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Now a major motion picture starring Helen Mirren, Christopher Plummer and James McAvoy
It’s 1910.The life of Leo Tolstoy is moving towards its close.
The assistant: ‘Since my conversion to Tolstoyism, I was hungry for God, hungry to learn, to perfect my soul.’
The most celebrated figure in Russia is surrounded.
The daughter: ‘I have made myself indispensable to Papa, and he is grateful. He loves me now, much as I love him.’
A colony of acolytes and administrators jostle for his favour.
The doctor: ‘I am not so foolish as to think that he is Christ. But Leo Nikolayevich is certainly one of his prophets.’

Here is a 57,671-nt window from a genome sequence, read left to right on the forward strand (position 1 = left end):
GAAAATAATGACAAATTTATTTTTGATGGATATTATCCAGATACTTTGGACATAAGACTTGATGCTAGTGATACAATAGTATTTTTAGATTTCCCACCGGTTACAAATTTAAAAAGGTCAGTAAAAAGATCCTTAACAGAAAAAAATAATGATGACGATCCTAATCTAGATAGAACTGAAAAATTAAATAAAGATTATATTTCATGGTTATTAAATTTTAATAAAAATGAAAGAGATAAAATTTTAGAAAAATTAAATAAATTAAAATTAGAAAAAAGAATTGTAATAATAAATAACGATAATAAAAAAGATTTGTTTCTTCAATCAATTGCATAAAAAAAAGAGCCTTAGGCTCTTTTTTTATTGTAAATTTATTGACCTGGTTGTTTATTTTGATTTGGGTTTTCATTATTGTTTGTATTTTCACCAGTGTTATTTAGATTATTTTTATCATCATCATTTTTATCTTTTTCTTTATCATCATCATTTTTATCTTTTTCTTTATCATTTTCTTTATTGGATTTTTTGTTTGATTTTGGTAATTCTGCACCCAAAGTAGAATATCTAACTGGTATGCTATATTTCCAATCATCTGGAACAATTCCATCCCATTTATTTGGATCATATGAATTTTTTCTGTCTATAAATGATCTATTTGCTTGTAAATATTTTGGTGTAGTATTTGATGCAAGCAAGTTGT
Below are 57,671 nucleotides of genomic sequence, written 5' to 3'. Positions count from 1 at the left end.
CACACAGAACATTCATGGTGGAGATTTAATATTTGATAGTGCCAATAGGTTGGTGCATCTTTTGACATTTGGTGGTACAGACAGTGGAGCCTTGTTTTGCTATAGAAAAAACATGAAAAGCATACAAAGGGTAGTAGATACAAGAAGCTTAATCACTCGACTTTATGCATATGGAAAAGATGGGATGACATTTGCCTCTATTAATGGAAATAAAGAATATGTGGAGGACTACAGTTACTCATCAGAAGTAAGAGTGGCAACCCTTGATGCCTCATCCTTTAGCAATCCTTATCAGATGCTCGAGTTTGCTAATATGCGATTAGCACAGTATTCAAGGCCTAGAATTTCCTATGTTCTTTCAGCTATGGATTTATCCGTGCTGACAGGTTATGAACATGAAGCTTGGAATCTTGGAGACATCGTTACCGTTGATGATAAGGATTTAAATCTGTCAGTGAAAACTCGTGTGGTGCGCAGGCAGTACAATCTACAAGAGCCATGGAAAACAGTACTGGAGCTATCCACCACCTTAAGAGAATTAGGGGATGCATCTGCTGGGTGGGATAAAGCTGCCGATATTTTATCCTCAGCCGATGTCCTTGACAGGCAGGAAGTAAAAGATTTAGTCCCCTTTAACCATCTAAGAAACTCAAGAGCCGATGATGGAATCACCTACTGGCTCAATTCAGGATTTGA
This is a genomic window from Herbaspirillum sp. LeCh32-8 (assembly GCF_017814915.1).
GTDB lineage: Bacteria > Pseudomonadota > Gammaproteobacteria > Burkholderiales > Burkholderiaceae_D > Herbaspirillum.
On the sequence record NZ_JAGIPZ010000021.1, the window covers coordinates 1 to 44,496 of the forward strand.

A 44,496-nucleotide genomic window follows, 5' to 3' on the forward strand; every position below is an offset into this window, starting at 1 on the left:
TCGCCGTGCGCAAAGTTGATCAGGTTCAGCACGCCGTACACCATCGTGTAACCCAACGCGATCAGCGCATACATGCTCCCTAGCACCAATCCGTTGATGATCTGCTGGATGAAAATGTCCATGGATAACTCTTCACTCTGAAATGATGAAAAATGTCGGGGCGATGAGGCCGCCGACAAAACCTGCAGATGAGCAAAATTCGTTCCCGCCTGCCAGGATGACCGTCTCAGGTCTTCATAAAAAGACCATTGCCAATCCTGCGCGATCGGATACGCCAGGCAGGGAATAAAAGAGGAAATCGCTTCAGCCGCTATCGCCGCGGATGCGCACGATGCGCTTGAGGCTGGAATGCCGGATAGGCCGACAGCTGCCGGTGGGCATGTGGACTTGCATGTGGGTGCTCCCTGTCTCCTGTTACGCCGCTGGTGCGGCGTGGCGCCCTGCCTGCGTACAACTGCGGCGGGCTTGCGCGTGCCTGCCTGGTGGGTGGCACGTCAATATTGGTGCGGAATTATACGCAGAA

Torn by the contradictions between his egalitarian creed and his privileged situation, he finds himself desperate for peace.
The wife: ‘I know it for sure now. They’ll do anything to come between me and my husband.’
Drawing on the writings of Tolstoy and his intimates, dancing bewitchingly between fact and fiction, The Last Station evokes brilliantly the battle for the tortured soul of a genius.